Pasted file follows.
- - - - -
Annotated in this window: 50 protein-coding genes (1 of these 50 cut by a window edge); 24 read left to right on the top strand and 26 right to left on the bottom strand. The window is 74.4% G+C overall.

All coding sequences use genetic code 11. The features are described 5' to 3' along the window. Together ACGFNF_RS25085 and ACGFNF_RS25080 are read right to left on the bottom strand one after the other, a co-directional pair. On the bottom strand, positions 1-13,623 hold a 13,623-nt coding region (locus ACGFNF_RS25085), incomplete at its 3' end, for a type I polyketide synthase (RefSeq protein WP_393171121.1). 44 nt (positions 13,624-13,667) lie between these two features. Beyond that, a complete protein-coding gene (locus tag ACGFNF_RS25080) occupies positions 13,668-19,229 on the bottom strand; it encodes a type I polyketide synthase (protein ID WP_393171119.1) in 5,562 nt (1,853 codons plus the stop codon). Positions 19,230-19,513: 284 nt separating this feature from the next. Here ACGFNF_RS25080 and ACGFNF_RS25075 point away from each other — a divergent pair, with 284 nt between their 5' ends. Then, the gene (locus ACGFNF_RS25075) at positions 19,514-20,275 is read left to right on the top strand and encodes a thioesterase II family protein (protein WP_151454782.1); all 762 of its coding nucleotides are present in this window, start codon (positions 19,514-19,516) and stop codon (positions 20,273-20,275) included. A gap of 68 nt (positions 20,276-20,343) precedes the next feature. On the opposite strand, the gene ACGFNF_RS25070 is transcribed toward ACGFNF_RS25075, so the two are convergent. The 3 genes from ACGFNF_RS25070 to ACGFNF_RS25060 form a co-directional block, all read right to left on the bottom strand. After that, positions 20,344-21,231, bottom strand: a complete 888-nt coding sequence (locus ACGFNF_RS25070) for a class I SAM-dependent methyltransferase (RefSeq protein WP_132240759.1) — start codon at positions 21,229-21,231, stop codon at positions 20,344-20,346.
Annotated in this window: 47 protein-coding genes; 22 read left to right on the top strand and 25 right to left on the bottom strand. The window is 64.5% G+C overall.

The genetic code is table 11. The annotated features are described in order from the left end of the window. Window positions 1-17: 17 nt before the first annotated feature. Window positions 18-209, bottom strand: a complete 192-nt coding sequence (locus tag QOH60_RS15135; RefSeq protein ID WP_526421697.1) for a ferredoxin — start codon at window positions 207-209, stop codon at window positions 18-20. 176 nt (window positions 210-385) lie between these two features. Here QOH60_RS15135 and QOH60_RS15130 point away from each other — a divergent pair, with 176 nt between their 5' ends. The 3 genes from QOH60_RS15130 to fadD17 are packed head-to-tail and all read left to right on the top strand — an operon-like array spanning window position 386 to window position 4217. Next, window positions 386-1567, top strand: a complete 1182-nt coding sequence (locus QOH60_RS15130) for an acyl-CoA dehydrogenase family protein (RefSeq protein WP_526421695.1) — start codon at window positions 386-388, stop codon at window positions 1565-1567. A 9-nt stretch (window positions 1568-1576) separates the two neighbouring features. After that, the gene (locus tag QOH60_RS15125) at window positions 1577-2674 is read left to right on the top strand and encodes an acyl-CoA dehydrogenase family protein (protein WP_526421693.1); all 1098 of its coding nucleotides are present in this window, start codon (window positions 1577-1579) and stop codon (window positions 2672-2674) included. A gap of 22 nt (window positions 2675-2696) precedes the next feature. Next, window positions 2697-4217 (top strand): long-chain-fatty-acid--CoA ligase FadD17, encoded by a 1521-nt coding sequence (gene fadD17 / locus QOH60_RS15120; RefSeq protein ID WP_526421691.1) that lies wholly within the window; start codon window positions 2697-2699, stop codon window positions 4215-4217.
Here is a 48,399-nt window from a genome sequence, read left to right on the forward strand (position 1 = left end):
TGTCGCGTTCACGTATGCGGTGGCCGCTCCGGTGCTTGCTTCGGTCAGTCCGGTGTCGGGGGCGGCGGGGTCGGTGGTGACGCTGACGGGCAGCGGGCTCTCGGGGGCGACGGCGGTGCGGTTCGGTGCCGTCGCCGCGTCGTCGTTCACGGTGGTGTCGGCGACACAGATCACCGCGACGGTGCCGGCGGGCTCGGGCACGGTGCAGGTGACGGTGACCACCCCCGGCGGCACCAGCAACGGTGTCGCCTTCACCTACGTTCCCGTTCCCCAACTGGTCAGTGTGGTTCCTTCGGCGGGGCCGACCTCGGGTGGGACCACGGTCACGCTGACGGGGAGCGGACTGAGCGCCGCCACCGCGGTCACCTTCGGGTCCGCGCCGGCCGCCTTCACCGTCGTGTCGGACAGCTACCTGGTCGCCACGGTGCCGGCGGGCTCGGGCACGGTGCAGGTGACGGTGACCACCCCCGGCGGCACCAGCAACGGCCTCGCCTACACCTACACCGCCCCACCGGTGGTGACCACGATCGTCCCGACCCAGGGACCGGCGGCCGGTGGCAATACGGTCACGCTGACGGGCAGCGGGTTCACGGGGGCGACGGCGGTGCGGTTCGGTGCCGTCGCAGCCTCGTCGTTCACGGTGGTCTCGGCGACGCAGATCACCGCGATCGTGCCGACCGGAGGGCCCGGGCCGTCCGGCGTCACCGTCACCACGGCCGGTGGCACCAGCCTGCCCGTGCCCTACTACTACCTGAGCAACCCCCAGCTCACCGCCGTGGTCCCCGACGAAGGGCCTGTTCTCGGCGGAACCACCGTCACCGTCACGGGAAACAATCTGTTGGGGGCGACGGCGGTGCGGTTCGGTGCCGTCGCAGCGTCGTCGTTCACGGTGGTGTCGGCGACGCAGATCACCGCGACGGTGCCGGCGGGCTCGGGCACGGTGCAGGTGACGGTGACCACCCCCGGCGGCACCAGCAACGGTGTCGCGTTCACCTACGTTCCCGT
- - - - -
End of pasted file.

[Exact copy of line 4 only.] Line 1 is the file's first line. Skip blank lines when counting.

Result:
The genetic code is table 11. The annotated features are described in order from the left end of the window. Window positions 1-17: 17 nt before the first annotated feature. Window positions 18-209, bottom strand: a complete 192-nt coding sequence (locus tag QOH60_RS15135; RefSeq protein ID WP_526421697.1) for a ferredoxin — start codon at window positions 207-209, stop codon at window positions 18-20. 176 nt (window positions 210-385) lie between these two features. Here QOH60_RS15135 and QOH60_RS15130 point away from each other — a divergent pair, with 176 nt between their 5' ends. The 3 genes from QOH60_RS15130 to fadD17 are packed head-to-tail and all read left to right on the top strand — an operon-like array spanning window position 386 to window position 4217. Next, window positions 386-1567, top strand: a complete 1182-nt coding sequence (locus QOH60_RS15130) for an acyl-CoA dehydrogenase family protein (RefSeq protein WP_526421695.1) — start codon at window positions 386-388, stop codon at window positions 1565-1567. A 9-nt stretch (window positions 1568-1576) separates the two neighbouring features. After that, the gene (locus tag QOH60_RS15125) at window positions 1577-2674 is read left to right on the top strand and encodes an acyl-CoA dehydrogenase family protein (protein WP_526421693.1); all 1098 of its coding nucleotides are present in this window, start codon (window positions 1577-1579) and stop codon (window positions 2672-2674) included. A gap of 22 nt (window positions 2675-2696) precedes the next feature. Next, window positions 2697-4217 (top strand): long-chain-fatty-acid--CoA ligase FadD17, encoded by a 1521-nt coding sequence (gene fadD17 / locus QOH60_RS15120; RefSeq protein ID WP_526421691.1) that lies wholly within the window; start codon window positions 2697-2699, stop codon window positions 4215-4217.